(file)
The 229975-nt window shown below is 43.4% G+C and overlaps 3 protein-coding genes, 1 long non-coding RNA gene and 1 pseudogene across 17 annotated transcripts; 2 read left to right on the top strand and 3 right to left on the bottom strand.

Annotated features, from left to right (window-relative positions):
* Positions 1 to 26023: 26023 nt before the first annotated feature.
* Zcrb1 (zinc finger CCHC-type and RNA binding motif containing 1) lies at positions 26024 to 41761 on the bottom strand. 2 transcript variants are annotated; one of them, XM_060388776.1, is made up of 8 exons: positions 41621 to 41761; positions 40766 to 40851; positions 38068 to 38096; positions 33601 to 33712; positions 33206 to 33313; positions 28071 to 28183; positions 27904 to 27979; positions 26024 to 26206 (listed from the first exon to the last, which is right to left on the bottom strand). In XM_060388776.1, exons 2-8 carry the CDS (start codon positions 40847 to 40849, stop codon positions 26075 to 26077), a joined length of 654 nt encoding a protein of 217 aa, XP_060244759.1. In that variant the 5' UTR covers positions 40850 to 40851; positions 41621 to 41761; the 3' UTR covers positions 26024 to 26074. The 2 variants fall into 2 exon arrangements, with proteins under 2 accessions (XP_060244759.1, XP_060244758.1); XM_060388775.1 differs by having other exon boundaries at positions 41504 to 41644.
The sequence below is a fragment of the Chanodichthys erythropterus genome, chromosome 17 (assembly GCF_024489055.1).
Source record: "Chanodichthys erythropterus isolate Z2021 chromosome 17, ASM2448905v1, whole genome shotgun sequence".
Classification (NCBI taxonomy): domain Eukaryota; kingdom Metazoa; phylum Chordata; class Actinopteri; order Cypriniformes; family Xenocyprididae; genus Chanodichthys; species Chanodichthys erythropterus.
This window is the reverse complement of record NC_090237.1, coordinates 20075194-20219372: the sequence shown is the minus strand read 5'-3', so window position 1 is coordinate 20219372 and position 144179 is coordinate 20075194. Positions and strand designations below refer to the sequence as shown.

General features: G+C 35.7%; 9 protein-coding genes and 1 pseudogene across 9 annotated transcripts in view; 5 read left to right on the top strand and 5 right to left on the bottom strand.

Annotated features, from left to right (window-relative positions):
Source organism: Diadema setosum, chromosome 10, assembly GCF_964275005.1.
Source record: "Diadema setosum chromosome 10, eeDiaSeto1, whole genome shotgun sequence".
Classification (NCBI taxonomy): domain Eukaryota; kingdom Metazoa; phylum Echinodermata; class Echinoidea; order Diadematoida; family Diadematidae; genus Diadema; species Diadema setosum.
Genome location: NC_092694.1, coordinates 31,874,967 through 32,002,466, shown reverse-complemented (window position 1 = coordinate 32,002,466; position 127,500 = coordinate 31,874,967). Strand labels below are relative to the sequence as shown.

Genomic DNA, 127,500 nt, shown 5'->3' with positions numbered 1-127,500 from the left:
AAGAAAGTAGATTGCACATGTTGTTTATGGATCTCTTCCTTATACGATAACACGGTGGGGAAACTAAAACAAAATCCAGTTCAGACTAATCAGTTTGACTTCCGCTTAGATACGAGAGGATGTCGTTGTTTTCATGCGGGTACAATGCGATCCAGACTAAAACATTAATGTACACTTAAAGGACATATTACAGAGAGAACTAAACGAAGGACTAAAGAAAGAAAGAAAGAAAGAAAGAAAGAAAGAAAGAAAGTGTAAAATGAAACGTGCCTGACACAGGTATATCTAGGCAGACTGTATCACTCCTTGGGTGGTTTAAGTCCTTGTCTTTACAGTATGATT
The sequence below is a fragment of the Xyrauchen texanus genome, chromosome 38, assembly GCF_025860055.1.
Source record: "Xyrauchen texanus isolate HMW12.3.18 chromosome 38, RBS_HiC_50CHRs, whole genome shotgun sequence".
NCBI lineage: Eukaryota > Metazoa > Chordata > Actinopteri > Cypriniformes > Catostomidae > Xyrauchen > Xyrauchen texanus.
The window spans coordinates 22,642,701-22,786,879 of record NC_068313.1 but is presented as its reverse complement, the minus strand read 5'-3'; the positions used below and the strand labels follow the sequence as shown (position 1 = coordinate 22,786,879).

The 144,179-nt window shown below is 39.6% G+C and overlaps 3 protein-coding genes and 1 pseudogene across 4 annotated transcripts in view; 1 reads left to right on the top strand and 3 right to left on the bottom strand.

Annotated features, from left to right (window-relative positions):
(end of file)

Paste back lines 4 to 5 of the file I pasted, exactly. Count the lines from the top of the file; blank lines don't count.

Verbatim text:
* Zcrb1 (zinc finger CCHC-type and RNA binding motif containing 1) lies at positions 26024 to 41761 on the bottom strand. 2 transcript variants are annotated; one of them, XM_060388776.1, is made up of 8 exons: positions 41621 to 41761; positions 40766 to 40851; positions 38068 to 38096; positions 33601 to 33712; positions 33206 to 33313; positions 28071 to 28183; positions 27904 to 27979; positions 26024 to 26206 (listed from the first exon to the last, which is right to left on the bottom strand). In XM_060388776.1, exons 2-8 carry the CDS (start codon positions 40847 to 40849, stop codon positions 26075 to 26077), a joined length of 654 nt encoding a protein of 217 aa, XP_060244759.1. In that variant the 5' UTR covers positions 40850 to 40851; positions 41621 to 41761; the 3' UTR covers positions 26024 to 26074. The 2 variants fall into 2 exon arrangements, with proteins under 2 accessions (XP_060244759.1, XP_060244758.1); XM_060388775.1 differs by having other exon boundaries at positions 41504 to 41644.
The sequence below is a fragment of the Chanodichthys erythropterus genome, chromosome 17 (assembly GCF_024489055.1).